Of course, there is an implied criticism of Israeli policy in this regard as if those "fifty years of occupation" could have been ended by an Israeli decision. In this context, there is a tendency to draw a facile comparison between Israel's control of the West Bank and Gaza and colonial rule by European powers up until the second half of the 20th century. According to this line of thought, as the end of colonial rule brought about a solution of the prevailing conflict between the colonial power and the local population so would the end of Israel's control of the West Bank and Gaza produce a solution to the Arab-Israeli conflict and bring about peace and stability to the region.

The differences between the two cases are obvious: A withdrawal from a colony did not constitute a danger to the sovereign territory of the colonial power as the forces fighting for independence did not covet the territory of the colonial power itself. In Israel's case, at least some important segments of the Palestinian leadership, such as Hamas, for example, would not accept any settlement that did not entail the disappearance of Israel as a sovereign state. Even those who claim they would accept a two-state solution, call for the so-called right of return, which, if implemented, might lead to the peaceful destruction of Israel as a Jewish state.

Also, the geographical distance existing between the colonial power and the colony it controlled afforded the first a margin of error which does not apply in Israel's case as the West Bank and Gaza are immediately adjacent to Israel's populated areas. Further, contrary to all major colonial powers in modern history, Israel has to contend with other forces seeking its destruction, which have to be taken into consideration in shaping its national security policy.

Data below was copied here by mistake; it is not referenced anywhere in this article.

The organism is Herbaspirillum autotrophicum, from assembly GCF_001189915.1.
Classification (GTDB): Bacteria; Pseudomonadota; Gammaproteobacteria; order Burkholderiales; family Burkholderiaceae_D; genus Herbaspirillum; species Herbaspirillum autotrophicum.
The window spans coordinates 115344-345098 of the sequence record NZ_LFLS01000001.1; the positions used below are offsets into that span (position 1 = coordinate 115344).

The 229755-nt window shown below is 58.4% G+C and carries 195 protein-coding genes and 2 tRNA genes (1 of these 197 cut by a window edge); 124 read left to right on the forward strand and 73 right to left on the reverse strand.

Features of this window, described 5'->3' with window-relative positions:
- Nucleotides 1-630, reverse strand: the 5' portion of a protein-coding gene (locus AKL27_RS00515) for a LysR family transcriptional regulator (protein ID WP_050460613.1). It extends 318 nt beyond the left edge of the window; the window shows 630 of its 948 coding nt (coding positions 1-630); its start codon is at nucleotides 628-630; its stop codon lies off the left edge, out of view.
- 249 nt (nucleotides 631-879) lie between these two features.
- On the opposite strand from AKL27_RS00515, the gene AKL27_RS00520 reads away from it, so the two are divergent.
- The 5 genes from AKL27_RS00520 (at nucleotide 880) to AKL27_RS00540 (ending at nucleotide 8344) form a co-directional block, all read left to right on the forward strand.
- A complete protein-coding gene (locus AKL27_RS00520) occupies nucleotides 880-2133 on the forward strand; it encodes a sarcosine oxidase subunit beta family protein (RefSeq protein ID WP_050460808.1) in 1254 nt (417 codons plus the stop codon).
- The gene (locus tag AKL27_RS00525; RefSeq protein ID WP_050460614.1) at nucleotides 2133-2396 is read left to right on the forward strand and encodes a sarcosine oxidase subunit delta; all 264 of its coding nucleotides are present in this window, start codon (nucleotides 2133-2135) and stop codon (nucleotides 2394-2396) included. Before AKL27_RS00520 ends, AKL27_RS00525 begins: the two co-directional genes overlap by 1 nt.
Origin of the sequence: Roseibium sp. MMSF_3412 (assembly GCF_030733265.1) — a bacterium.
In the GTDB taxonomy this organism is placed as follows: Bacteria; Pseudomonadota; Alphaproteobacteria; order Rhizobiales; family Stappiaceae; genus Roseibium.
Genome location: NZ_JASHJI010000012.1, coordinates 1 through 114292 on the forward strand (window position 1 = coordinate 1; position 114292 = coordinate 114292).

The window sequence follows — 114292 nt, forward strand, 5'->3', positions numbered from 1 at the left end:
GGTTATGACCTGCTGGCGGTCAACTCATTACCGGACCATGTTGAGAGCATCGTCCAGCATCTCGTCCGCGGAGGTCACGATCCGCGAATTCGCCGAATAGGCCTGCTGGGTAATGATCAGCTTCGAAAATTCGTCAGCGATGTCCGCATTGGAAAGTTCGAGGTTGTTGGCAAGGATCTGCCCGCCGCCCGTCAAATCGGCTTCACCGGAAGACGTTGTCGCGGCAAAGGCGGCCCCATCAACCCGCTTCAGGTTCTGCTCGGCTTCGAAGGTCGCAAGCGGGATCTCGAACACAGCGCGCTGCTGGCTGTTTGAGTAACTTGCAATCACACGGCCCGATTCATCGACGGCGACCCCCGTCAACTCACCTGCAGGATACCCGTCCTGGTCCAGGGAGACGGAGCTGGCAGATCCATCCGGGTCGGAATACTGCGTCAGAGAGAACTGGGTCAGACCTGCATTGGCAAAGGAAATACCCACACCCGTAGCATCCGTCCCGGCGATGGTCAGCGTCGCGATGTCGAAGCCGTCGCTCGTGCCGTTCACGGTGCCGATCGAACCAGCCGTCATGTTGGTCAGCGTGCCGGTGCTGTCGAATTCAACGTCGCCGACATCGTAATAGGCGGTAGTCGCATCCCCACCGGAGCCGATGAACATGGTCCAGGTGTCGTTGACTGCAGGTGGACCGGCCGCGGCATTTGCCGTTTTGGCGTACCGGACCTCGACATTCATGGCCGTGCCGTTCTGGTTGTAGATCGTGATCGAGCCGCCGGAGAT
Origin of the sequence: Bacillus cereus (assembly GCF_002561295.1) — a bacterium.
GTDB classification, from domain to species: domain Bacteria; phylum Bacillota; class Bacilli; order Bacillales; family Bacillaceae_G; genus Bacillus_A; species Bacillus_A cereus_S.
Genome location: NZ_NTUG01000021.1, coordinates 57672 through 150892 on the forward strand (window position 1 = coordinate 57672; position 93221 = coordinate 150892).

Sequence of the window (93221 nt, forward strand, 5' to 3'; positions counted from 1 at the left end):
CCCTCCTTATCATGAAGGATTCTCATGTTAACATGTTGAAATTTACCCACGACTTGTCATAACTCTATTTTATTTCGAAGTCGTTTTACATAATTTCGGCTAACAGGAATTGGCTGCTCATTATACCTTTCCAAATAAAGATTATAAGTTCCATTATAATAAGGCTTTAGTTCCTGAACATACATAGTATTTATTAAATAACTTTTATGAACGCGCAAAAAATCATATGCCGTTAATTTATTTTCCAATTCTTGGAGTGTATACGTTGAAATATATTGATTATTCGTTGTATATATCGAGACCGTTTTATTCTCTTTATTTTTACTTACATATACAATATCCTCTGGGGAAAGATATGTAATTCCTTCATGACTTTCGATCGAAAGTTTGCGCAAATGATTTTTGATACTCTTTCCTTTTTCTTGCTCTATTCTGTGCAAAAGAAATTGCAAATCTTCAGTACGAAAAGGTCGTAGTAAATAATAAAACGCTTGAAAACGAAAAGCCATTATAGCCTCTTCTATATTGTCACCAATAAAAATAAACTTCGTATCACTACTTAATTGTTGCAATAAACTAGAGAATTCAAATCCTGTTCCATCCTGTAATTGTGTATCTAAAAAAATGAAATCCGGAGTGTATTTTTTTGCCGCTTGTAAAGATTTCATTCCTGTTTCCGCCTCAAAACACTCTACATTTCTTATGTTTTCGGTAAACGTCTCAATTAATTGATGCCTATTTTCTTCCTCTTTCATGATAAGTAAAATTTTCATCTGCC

A mere mathematical-like formula such as Israeli withdrawal leads to peace which leads to stability is thus an oversimplification. That is surely something we can learn from the history of the Arab-Israeli conflict in the last fifty years.

This leads us to an additional observation: However important it is in a historical context, the Six Day War is not the cause, but only an important manifestation of the Arab-Israeli conflict. The Six Day War altered some significant aspects of that conflict. In a sense, it became a watershed as it led to a growing awareness among the Arabs that Israel would not be erased from the map by an act of military will.

Paradoxically, it also sharpened the sense of a distinct, separate Palestinian Arab national consciousness.

Still, many central historical events of the Arab-Israeli conflict occurred prior to the Six Day War, such as the founding of the State of Israel, the War of 1947-1949, the 1956 War, the creation in the 1950s of the Palestinian Arab Fedayeen, and of the PLO in 1964, etc. The Arab-Israeli conflict did not start with the capture of the West Bank and the Gaza strip by Israel in June 1967.

Starting the history of the Arab-Israeli conflict in June 1967 is akin to starting the history of the Indian-Pakistan conflict in December 1971. 

A landmark in the history of an international conflict, as the Six Day War undoubtedly was, is a particularly significant stage in an already-existing conflict, not its inception.